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by James Huang
May 3, 2016
Photography by James Huang
Professional road racing’s tumultuous on-again, off-again relationship with disc brakes is set for another interesting twist after last month’s abrupt halt to the trial period that was originally scheduled to run for the entire 2016 season. CyclingTips has learned that discs will once again be in the pro peloton beginning in June — albeit with some key safety modifications expected to be put in place.
Last month, in an open letter, Movistar rider Fran Ventoso very publicly claimed that the gruesome injury he sustained at Paris-Roubaix was caused by a disc brake rotor. The sport’s governing body, the Union Cycliste Internationale, reacted just three days later by immediately halting the disc brake trial that had originally been scheduled to run throughout the 2016 season.
“The test was suspended following a request to do so made by teams and riders through their representing bodies,” said UCI press officer Louis Chenaille, “after the injuries suffered by Movistar Team rider Francisco Ventoso at Paris-Roubaix.”
That decision has been viewed by some as a knee-jerk reaction. Although Ventoso’s injury was indeed serious, his account of the incident was uncertain from the outset, and could not be verified. There have also been wide-reaching trickle-down effects outside of professional road racing, with both the French and Spanish national cycling federations banning the use of disc brakes in amateur events, such as gran fondos and sportives, and the future of entire manufacturer product lines left in doubt.
Three weeks after that initial decision, the UCI has taken the time to more thoroughly evaluate the situation. CyclingTips has learned that plans are in place to restart the trial beginning in June — most likely at the Critérium du Dauphiné and/or Tour de Suisse.
The UCI Equipment Commission held a private conference call last week with key cycling industry members of the World Federation of the Sporting Goods Industry (WFSGI) — essentially an industry lobbying group for Olympic sports — during which several key findings were shared. CyclingTips has obtained notes taken during that call.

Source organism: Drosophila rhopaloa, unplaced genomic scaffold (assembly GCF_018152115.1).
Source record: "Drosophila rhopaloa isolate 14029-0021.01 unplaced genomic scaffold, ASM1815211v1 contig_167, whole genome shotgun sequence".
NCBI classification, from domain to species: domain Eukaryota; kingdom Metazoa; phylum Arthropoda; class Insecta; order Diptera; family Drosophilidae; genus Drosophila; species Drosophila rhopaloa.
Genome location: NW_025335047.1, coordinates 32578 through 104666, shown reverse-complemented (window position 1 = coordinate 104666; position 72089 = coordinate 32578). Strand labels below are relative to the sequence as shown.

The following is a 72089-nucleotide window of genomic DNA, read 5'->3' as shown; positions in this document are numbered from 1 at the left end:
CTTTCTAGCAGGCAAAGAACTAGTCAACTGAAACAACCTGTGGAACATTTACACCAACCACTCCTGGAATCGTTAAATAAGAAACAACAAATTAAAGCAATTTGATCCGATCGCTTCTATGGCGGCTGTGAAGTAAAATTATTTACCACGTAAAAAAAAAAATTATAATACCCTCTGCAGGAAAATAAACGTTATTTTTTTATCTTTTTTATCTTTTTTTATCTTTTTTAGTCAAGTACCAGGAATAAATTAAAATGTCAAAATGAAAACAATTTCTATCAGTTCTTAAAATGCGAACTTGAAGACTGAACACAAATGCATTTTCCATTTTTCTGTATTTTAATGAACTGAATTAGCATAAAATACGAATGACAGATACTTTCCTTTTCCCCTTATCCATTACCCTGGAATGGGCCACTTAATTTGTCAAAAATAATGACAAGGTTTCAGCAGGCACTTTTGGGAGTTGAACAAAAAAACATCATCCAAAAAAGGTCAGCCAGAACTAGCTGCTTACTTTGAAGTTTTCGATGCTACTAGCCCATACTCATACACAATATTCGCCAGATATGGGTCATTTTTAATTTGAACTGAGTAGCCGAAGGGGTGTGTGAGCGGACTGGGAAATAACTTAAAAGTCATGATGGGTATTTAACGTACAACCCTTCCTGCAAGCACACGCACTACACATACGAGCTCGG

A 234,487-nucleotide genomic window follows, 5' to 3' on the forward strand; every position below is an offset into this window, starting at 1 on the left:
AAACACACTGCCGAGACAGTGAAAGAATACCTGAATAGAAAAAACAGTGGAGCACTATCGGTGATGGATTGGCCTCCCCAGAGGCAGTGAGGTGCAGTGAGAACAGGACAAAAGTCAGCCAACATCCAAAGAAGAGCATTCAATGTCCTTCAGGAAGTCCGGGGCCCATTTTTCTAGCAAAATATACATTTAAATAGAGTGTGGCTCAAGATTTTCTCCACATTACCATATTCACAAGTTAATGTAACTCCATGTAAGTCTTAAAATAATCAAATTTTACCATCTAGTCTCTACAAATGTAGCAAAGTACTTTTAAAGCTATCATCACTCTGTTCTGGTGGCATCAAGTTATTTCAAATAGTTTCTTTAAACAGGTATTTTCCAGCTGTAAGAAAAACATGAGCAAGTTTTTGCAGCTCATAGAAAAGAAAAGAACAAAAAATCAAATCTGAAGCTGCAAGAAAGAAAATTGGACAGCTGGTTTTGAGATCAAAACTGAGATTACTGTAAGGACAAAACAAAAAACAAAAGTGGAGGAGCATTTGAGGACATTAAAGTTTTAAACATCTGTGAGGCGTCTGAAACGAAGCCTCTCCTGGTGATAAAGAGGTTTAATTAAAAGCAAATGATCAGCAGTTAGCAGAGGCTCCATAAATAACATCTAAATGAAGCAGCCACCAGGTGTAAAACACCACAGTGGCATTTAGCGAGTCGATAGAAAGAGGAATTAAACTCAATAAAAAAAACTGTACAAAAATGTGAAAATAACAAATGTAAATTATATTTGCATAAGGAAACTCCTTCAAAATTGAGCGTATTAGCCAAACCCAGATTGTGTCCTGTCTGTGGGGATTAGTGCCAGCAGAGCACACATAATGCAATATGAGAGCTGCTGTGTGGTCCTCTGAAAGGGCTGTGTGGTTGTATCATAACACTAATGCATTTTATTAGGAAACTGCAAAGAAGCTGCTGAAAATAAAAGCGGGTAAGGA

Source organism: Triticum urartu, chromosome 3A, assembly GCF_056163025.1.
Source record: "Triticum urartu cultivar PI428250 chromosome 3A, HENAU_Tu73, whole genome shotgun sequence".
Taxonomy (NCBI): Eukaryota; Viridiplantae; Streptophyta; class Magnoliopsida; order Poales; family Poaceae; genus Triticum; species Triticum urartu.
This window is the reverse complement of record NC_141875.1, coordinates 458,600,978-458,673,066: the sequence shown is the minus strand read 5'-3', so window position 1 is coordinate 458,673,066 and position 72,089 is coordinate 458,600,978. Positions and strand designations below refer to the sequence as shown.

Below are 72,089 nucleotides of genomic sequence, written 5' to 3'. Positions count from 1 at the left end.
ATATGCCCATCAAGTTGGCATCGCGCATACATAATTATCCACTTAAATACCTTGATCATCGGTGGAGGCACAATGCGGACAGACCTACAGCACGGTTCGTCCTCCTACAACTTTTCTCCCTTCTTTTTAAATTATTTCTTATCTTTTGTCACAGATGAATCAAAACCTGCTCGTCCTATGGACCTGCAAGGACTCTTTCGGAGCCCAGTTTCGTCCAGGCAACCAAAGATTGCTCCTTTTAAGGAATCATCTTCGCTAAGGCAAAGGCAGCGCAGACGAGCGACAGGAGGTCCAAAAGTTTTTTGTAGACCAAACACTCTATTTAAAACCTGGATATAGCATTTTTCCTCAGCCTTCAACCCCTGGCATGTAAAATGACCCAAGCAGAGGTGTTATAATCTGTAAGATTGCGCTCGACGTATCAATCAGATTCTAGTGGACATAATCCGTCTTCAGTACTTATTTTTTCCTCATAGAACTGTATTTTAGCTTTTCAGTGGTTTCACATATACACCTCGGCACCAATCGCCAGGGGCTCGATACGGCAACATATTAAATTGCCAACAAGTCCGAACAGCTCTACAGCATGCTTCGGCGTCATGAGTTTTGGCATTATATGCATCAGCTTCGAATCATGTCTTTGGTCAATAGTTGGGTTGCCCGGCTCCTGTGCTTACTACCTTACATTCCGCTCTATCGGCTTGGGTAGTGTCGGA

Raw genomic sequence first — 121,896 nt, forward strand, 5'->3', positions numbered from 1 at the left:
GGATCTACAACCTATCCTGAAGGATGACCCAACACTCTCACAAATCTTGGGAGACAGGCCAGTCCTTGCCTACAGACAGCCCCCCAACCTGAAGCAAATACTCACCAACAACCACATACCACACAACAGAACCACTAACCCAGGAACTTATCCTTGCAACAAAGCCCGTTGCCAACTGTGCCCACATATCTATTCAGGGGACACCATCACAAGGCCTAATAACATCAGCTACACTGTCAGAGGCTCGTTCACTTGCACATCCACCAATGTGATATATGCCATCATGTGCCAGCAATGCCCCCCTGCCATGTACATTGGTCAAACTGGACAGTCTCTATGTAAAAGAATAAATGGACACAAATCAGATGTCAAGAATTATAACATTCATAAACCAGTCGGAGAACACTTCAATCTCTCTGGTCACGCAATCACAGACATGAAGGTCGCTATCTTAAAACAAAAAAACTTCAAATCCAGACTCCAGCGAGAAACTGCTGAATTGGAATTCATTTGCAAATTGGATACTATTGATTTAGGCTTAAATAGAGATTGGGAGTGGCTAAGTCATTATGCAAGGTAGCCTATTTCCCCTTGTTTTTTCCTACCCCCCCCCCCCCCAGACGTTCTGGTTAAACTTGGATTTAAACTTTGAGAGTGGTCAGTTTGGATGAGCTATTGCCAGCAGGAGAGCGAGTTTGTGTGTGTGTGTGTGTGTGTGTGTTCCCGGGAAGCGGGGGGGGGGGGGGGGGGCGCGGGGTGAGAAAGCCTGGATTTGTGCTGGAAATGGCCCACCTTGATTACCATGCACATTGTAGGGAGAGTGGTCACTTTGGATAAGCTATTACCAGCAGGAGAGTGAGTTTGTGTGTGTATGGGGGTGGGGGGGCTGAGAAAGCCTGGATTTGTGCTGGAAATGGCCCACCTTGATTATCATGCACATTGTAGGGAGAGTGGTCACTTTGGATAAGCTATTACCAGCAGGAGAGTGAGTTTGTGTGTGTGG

Perhaps the most impactful finding is that a forensic medical doctor — albeit one commissioned by the WFSGI — has concluded that Ventoso’s gruesome injury was most likely caused by a chainring, not a disc brake rotor. CyclingTips has not obtained a copy of the forensic report.
(Ventoso’s Movistar team replied via email, saying neither Ventoso nor the team “had any interest” in continuing the discussion about his crash. “He explained pretty clear what and how happened,” a team spokesman wrote, “with the unique objective of helping our beloved sport to continue progressing.”)
Nevertheless, in last week’s private conference call, the UCI Equipment Commission did acknowledge athletes’ lingering concerns of sharp edges on disc rotors, the possibility of contact burns from rotors that have become hot after braking on long descents, and the effects of a ‘two-tiered peloton’ where some riders are on rim brakes and others on discs.
June’s restart of the disc brake trial is said to include at least one key modification to existing equipment in order to address at least one of those issues — rounded edges on rotors, so as to minimize the chance of laceration (something CyclingTips proposed last week).
Moving forward, other changes are also being evaluated, such as round outer rotor profiles without saw-like cutouts or notches, and protective rotor covers.
June’s restart of the disc brake trial in professional road racing will likely incorporate discs with chamfered and/or radiused edges. Future considerations include rotors with more rounded outer profiles (shown at right) as opposed to ones with more polygonal shapes or cutouts.
During the call, the UCI Equipment Commission expressed a willingness to modify longstanding design rules, such as the ubiquitous ‘3-to-1’ guideline that dictates aerodynamic limitations as needed to allow for the safe operation of disc brakes within the peloton — potentially a nod toward covers with aerodynamic shapes. The UCI also outlined plans to continue investigations with a forensic doctor to empirically determine the human risks of disc brakes.
Another issue raised during the call between the UCI Equipment Commission and the WFSGI members was a request that the UCI help alleviate the concerns of the French and Spanish national federations, in order to open amateur events to disc brake use, with WFSGI members pointing out that no major accidents or injuries in amateur road events, due to disc brakes, have been reported.
An internal follow-up meeting with the UCI Equipment Commission is scheduled for September to evaluate the effects of these changes, as well as determine the direction of disc brakes in road racing in general.
In the meantime, it seems that disc brakes have won a reprieve — for now.
An official press release is expected later this week from the UCI but in meantime, Chenaille would only state officially that the situation was still uncertain.
“We are continuing to evaluate the situation in close collaboration with riders, teams, and the industry.”